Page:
Administered pricing compensation claims
The National Electricity Rules (NER) under clause 3.14.6 and the AEMC compensation guidelines set out a process for market participants to claim compensation for any losses during an administered pricing period where the administered price cap (APC) or an administered floor price is applied. This page includes information about the compensation process as it relates to an administered pricing compensation.
Administered pricing periods
The CPT is based on five-minute prices and is currently set at $1,359,100, which is the equivalent of the spot price being set at the MPC of $15,100/MWh, continuously, for 7.5 hours.
The CPT is designed to protect customers from extended high price periods. During administered price periods, the spot price is collared in the region between the administered floor price of -$300 per MWh and the administered price cap of $300 per MWh.
Administered pricing compensation arrangements
The compensation arrangements are designed to maintain the incentive for participants to supply services while administered pricing is effective. It does this by enabling generators and other eligible parties to claim for losses arising from either direct or opportunity costs.
This is a process run independently by the AEMC.
Eligibility to claim for compensation
Parties eligible to make a claim for APC compensation are scheduled generators, non-scheduled generators, scheduled network service providers, scheduled loads, ancillary service providers and demand response service providers.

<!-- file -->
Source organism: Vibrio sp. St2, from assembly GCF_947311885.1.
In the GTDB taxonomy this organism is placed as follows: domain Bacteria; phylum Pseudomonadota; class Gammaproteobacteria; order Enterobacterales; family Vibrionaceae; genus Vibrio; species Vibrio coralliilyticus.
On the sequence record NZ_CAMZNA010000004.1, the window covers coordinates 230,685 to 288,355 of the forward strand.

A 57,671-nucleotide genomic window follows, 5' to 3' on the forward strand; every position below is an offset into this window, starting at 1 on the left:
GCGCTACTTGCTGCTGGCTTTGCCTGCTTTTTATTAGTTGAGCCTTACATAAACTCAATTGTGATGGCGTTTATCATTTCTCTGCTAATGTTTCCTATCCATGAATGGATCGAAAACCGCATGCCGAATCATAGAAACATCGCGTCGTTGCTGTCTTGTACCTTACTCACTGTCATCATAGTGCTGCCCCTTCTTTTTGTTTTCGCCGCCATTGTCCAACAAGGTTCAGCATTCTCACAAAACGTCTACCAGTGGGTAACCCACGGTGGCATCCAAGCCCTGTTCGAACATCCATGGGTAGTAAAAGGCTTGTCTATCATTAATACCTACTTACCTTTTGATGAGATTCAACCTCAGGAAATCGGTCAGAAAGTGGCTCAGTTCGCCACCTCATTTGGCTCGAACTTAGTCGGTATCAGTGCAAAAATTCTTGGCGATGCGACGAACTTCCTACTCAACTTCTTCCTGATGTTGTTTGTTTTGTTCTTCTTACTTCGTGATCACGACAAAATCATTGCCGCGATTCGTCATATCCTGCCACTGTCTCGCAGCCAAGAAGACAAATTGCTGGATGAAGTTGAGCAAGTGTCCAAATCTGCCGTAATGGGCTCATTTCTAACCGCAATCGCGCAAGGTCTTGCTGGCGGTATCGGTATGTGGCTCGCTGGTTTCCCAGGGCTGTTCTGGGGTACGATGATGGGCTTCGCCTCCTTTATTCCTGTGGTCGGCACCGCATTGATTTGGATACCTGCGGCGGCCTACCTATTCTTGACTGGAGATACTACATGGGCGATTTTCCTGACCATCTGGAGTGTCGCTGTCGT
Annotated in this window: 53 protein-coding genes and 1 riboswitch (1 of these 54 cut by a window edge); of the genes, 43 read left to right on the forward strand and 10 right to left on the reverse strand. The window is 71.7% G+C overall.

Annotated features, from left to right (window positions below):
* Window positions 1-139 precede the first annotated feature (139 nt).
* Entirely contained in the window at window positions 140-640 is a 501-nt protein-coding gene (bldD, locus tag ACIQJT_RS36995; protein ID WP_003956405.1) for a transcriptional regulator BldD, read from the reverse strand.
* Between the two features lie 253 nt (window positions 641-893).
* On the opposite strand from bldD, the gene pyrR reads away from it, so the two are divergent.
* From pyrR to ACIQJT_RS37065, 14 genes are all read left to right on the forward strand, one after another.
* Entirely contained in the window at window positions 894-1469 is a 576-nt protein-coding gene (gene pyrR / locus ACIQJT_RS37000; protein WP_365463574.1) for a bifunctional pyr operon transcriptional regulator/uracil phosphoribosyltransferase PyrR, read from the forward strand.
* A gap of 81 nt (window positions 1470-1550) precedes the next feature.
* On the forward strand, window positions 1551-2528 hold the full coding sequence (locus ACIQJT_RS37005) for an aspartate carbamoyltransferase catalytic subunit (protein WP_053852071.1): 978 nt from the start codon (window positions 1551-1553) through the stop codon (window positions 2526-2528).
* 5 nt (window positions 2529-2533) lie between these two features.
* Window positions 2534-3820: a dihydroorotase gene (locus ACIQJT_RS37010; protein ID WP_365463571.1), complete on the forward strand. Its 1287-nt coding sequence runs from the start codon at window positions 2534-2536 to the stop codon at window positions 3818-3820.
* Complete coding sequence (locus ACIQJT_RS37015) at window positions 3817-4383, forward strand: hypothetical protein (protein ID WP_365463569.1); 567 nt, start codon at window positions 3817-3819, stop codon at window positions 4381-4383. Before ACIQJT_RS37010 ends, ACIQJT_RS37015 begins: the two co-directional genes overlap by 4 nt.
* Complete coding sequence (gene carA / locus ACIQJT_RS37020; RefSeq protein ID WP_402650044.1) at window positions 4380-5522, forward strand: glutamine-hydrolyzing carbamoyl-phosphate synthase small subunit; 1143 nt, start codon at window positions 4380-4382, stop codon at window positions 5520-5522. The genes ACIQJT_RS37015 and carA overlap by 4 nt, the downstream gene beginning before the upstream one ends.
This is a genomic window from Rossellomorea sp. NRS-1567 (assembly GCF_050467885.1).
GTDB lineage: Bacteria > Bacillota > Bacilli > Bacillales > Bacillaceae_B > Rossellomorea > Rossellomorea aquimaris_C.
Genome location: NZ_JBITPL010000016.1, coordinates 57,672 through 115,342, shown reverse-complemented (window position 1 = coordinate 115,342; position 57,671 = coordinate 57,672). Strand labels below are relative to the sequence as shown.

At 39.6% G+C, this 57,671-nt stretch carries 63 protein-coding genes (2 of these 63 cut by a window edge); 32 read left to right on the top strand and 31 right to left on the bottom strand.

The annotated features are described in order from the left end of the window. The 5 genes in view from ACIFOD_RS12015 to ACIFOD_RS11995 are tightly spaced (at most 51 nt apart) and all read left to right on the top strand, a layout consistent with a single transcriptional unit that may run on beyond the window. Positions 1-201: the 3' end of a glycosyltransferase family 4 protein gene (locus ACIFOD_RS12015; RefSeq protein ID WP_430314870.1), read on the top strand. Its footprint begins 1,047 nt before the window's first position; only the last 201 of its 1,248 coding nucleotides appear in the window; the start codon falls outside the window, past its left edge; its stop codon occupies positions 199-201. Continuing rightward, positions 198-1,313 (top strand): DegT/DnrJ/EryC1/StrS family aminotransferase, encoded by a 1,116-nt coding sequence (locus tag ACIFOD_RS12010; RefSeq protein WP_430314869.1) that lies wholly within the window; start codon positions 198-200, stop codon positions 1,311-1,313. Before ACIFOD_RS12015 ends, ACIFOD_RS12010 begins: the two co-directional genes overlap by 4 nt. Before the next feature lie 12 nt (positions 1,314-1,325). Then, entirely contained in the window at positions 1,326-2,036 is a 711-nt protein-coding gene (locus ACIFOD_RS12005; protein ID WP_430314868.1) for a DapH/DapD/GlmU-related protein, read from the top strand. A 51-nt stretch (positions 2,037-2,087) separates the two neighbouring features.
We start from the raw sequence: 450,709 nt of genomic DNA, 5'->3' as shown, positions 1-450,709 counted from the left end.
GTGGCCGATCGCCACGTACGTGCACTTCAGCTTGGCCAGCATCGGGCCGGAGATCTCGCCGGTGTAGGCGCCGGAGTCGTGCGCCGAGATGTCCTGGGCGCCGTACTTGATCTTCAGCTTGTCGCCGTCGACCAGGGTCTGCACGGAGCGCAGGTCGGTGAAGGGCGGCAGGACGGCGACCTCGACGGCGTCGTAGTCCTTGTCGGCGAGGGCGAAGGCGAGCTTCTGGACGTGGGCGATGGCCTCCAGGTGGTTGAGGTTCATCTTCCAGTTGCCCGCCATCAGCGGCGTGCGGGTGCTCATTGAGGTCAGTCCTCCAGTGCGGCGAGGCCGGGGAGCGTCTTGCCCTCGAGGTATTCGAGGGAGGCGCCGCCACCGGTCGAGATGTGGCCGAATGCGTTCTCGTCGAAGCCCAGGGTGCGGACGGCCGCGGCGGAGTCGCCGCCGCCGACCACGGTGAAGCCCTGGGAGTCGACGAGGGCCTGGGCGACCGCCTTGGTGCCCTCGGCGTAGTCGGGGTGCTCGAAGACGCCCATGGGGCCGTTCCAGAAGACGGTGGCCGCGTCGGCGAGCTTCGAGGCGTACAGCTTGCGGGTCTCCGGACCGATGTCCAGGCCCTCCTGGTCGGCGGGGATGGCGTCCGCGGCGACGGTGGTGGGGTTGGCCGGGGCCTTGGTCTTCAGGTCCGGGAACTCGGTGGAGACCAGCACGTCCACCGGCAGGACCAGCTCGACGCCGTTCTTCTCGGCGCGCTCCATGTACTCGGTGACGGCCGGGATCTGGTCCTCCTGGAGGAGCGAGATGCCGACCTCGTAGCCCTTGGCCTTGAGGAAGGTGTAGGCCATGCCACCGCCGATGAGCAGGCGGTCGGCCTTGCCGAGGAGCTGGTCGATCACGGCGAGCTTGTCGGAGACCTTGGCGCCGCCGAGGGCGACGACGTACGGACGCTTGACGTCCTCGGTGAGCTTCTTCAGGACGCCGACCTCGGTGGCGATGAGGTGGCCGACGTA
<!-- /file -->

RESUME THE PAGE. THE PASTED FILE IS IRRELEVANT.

These parties can claim compensation if they supplied energy or other services during an administered pricing period and incurred a net loss. That is, their direct and/or opportunity costs exceeded their total revenue from the spot market over an entire “eligibility period” (the point in time on the day from when administered pricing starts, until the end of that trading day).
Opportunity cost is the value of the best alternative opportunity for eligible participants during the application of a price limit event or at a later point in time.
Making a claim
The rules, outlined in the APC compensation guidelines set out how participants can make a claim for compensation for direct costs and opportunity costs following the application of an APC. Claims will be assessed in accordance with the statutory timeframes.
The assessment process for direct and opportunity costs is set out in the guidelines. The process for assessing opportunity costs will take longer than direct cost process as it requires public consultation and consideration of appropriate methodologies for claims.
If a party decides to make a claim, the following applies:
- Please read the AEMC compensation guidelines.
- The claimant must provide notification in writing that it is making a claim within five business days of the end of the administered price event to both:
- See below for an example of a claim, however the following applies:
- This notification in writing will include the: